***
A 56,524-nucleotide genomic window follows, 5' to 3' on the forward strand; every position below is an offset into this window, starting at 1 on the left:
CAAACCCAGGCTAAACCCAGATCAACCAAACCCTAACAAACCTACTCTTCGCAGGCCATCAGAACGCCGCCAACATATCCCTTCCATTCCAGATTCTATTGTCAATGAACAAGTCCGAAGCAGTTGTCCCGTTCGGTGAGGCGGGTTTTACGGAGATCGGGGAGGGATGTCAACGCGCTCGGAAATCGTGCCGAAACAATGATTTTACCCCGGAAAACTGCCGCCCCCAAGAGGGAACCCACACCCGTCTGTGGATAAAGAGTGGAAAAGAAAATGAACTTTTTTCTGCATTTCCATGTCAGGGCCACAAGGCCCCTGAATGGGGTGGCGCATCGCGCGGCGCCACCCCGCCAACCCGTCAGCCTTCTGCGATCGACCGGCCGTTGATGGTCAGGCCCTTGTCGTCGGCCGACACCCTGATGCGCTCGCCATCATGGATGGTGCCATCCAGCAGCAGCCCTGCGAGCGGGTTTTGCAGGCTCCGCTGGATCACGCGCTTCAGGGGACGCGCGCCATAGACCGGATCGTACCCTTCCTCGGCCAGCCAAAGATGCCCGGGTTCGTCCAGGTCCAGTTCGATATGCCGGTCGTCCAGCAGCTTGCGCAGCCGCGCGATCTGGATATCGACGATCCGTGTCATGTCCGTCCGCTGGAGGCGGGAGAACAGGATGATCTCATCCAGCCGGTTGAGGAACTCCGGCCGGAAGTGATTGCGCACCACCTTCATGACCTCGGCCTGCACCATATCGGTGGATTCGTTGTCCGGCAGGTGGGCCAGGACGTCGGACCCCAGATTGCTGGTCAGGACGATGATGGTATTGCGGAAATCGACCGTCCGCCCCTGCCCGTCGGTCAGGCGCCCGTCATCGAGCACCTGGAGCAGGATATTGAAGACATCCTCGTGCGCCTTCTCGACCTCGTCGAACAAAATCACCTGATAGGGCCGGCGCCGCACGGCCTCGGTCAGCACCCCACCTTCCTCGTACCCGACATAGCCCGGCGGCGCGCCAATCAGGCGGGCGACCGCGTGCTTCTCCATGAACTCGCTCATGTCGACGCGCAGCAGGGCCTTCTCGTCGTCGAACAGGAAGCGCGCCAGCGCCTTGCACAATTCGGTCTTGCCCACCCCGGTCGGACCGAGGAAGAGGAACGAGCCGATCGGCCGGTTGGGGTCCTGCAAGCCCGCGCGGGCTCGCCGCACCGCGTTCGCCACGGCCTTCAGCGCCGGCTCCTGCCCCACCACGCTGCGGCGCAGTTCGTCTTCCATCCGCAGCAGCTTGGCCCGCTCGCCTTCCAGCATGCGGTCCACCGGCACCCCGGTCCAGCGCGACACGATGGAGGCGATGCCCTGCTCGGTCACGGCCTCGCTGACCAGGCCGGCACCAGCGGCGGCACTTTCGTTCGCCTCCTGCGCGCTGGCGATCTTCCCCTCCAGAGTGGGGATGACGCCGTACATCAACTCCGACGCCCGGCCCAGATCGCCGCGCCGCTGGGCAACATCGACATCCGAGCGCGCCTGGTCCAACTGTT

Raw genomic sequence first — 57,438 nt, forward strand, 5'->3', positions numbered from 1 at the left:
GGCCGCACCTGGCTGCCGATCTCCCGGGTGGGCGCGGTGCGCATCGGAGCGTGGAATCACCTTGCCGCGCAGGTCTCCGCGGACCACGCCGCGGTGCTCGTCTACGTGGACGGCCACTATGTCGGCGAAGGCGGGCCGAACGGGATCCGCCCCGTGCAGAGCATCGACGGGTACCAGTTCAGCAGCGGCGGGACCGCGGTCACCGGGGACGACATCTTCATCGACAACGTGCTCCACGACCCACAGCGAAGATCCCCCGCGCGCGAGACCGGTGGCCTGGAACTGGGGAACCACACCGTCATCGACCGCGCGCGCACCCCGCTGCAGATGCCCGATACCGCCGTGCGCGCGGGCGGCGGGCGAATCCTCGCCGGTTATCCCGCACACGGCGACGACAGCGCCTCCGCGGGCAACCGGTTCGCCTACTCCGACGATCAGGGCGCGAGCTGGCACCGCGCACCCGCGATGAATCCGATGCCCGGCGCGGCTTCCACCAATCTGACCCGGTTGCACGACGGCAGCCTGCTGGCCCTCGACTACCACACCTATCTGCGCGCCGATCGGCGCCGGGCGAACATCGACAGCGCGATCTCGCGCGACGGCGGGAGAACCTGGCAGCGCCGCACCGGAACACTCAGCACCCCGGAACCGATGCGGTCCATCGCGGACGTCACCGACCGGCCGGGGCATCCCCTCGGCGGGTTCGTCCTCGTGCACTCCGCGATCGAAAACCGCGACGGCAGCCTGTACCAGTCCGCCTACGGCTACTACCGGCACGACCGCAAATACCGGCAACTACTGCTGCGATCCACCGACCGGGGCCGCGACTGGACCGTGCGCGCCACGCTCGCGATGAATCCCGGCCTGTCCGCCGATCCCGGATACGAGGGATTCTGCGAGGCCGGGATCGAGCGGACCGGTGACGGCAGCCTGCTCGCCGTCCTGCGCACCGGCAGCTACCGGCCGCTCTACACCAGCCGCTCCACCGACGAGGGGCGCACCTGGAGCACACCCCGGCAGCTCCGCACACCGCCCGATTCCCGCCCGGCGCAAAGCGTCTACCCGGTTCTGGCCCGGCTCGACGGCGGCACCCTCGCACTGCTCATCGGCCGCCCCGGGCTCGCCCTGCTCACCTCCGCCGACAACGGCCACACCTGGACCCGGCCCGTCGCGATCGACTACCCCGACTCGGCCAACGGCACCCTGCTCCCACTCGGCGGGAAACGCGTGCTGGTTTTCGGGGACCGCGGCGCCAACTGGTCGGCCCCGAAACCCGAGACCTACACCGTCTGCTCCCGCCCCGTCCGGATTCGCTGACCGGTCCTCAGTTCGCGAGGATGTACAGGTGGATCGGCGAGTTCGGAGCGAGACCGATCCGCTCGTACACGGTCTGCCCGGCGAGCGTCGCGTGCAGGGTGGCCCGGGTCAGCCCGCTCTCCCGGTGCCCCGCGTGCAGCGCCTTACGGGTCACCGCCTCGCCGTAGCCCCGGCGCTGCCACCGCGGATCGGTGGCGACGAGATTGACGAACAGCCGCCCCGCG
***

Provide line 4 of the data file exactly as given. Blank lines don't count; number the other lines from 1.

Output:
GGCCGCACCTGGCTGCCGATCTCCCGGGTGGGCGCGGTGCGCATCGGAGCGTGGAATCACCTTGCCGCGCAGGTCTCCGCGGACCACGCCGCGGTGCTCGTCTACGTGGACGGCCACTATGTCGGCGAAGGCGGGCCGAACGGGATCCGCCCCGTGCAGAGCATCGACGGGTACCAGTTCAGCAGCGGCGGGACCGCGGTCACCGGGGACGACATCTTCATCGACAACGTGCTCCACGACCCACAGCGAAGATCCCCCGCGCGCGAGACCGGTGGCCTGGAACTGGGGAACCACACCGTCATCGACCGCGCGCGCACCCCGCTGCAGATGCCCGATACCGCCGTGCGCGCGGGCGGCGGGCGAATCCTCGCCGGTTATCCCGCACACGGCGACGACAGCGCCTCCGCGGGCAACCGGTTCGCCTACTCCGACGATCAGGGCGCGAGCTGGCACCGCGCACCCGCGATGAATCCGATGCCCGGCGCGGCTTCCACCAATCTGACCCGGTTGCACGACGGCAGCCTGCTGGCCCTCGACTACCACACCTATCTGCGCGCCGATCGGCGCCGGGCGAACATCGACAGCGCGATCTCGCGCGACGGCGGGAGAACCTGGCAGCGCCGCACCGGAACACTCAGCACCCCGGAACCGATGCGGTCCATCGCGGACGTCACCGACCGGCCGGGGCATCCCCTCGGCGGGTTCGTCCTCGTGCACTCCGCGATCGAAAACCGCGACGGCAGCCTGTACCAGTCCGCCTACGGCTACTACCGGCACGACCGCAAATACCGGCAACTACTGCTGCGATCCACCGACCGGGGCCGCGACTGGACCGTGCGCGCCACGCTCGCGATGAATCCCGGCCTGTCCGCCGATCCCGGATACGAGGGATTCTGCGAGGCCGGGATCGAGCGGACCGGTGACGGCAGCCTGCTCGCCGTCCTGCGCACCGGCAGCTACCGGCCGCTCTACACCAGCCGCTCCACCGACGAGGGGCGCACCTGGAGCACACCCCGGCAGCTCCGCACACCGCCCGATTCCCGCCCGGCGCAAAGCGTCTACCCGGTTCTGGCCCGGCTCGACGGCGGCACCCTCGCACTGCTCATCGGCCGCCCCGGGCTCGCCCTGCTCACCTCCGCCGACAACGGCCACACCTGGACCCGGCCCGTCGCGATCGACTACCCCGACTCGGCCAACGGCACCCTGCTCCCACTCGGCGGGAAACGCGTGCTGGTTTTCGGGGACCGCGGCGCCAACTGGTCGGCCCCGAAACCCGAGACCTACACCGTCTGCTCCCGCCCCGTCCGGATTCGCTGACCGGTCCTCAGTTCGCGAGGATGTACAGGTGGATCGGCGAGTTCGGAGCGAGACCGATCCGCTCGTACACGGTCTGCCCGGCGAGCGTCGCGTGCAGGGTGGCCCGGGTCAGCCCGCTCTCCCGGTGCCCCGCGTGCAGCGCCTTACGGGTCACCGCCTCGCCGTAGCCCCGGCGCTGCCACCGCGGATCGGTGGCGACGAGATTGACGAACAGCCGCCCCGCG